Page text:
Best hit from BLAST for a particular genomic region
Entering edit mode
7 months ago
johnny.sf ▴ 20

Hello everybody, is everything okay with all of you?

After months of searching and frustrating scripts in Python that I wrote, I'm here asking for help!

From a TBLASTN output result, I've been trying to select the best hit (chosen as the one with the lowest evalue) from a particular genomic region (within a scaffold, contig etc), but doing manually takes a lot of time!

Is anyone knows a way can speed up this manual process in a automate way?

P.S. the output has over 300.000 results that I pass through an awk command that returns only the results over 750 nucleotide length and puts the evalues in a increasing order that makes selecting Best hits easier.

P.S. for a given subject acc.ver (known as the scaffold, contig etc id) there are a lot of hits per genomic region, so I'm not trying to select the best hit per scaffold, contig etc, but I'm trying to select all the best hits per non overlapped genomic region within each one of the subject acc.ver.

I read an old post from goubert.clement (BLAT: how to select best hit at one genomic position? (queries are repeats)) and Amitm suggested using Bowtie for he's particular problem with repetitive sequences, but I don't know if it can resolve mine...

Thank you in advance :)

genomic blast region best hit evalue • 280 views
Entering edit mode
7 months ago

You could use the -outfmt 6 with desired fields to write tab-delimited output (see tblastn -help):

$ tblastn [other options...] -outfmt 6 "sseqid sstart send sseqid evalue sstrand" | sort-bed - > hits.bed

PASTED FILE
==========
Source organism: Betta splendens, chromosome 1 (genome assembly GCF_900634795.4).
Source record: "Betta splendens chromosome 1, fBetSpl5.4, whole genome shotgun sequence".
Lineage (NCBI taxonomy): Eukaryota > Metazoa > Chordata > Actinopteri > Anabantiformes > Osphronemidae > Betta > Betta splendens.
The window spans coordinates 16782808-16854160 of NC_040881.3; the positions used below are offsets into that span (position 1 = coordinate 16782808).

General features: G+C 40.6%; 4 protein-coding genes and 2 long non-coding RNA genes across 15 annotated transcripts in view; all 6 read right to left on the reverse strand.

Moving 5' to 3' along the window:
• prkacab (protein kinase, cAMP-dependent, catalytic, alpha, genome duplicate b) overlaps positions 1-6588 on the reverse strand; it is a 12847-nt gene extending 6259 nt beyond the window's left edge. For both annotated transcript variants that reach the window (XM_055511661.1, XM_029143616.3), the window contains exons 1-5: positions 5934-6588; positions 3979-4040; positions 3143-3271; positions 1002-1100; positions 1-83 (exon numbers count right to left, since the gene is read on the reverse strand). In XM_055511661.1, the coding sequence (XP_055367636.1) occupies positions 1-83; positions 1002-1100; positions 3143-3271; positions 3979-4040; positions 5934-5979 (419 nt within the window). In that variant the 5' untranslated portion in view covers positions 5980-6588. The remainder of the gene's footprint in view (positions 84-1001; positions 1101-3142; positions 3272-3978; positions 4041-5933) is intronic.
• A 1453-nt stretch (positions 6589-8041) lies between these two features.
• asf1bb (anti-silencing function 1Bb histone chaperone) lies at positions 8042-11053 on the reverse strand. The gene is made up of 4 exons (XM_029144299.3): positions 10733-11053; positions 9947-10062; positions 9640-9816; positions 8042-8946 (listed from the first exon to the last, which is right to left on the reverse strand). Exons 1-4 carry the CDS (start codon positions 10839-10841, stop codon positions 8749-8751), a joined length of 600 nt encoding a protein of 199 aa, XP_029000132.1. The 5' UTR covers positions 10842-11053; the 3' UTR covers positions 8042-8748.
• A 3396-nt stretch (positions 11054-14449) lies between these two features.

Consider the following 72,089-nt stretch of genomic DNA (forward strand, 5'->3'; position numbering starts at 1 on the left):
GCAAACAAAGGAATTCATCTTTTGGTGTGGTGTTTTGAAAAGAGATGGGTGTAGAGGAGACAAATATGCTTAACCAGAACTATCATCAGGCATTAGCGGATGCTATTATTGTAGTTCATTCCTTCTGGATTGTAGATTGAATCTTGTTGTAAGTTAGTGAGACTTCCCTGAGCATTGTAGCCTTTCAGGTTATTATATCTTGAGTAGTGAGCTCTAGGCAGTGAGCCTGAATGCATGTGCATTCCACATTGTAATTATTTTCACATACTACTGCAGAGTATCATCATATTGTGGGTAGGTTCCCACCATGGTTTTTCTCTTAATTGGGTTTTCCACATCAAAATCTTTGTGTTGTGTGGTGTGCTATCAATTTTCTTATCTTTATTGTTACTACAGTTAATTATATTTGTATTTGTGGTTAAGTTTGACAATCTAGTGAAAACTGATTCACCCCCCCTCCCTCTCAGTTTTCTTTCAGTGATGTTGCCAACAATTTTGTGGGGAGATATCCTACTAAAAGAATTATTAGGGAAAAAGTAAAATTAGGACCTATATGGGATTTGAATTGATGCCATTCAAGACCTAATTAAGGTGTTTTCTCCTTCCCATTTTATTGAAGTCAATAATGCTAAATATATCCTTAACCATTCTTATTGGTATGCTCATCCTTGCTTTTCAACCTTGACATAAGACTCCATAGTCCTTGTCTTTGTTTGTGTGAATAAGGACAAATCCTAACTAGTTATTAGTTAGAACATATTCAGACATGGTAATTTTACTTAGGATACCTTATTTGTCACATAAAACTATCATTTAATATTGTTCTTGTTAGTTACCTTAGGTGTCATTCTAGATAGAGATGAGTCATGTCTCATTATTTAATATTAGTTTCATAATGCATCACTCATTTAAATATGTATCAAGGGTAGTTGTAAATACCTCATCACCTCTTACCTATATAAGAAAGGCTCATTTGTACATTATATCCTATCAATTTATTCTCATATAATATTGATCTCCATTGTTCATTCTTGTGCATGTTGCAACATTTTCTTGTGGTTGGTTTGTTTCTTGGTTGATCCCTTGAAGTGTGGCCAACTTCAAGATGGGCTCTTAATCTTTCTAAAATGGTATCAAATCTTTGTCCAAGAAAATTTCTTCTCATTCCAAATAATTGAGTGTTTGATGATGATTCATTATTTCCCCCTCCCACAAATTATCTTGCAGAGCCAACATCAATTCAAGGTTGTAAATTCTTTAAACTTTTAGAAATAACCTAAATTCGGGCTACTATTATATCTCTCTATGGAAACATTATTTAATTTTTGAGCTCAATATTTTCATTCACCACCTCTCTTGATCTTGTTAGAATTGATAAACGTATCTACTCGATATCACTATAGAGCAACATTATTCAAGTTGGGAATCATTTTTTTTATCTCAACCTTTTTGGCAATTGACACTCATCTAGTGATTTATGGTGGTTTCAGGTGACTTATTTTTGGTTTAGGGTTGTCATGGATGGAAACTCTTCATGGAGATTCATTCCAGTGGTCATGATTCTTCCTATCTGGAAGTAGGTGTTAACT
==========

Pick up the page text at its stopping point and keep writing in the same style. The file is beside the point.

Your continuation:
The result hits.bed is a sorted six-column BED file.

The above fields are generally the minimum set needed for defining a strand-oriented genomic interval. You can add additional fields, if you need more detail; see for a full listing of available keywords.

The fifth column contains the E-value (evalue). You can sort on this, or use hits.bed directly with set operation and association tools like bedops and bedmap.

The bedops tool will let you build a list of non-overlapping ("disjoint") genomic intervals by applying the --partition operator on hits, for example. Or you can use your own genomic intervals (sorted with sort-bed).

However they are made, the bedmap tool can map hits from hits.bed to your non-overlapping intervals.

A score selection function can be added to get the best hit per interval. Specifically, using the --max-element operator with bedmap will return the maximum-scoring hit per non-overlapping interval. In the simplest case:

$ bedmap --echo --max-element non-overlapping-intervals.bed hits.bed > answer.bed

Or you can use --echo-map and apply your own sort or selection criteria on the E-value or other parameters. There are several other score and element functions that could also be useful; see bedmap --help or the online documentation for more detail.

Entering edit mode

I'll definitely try! Thank you!


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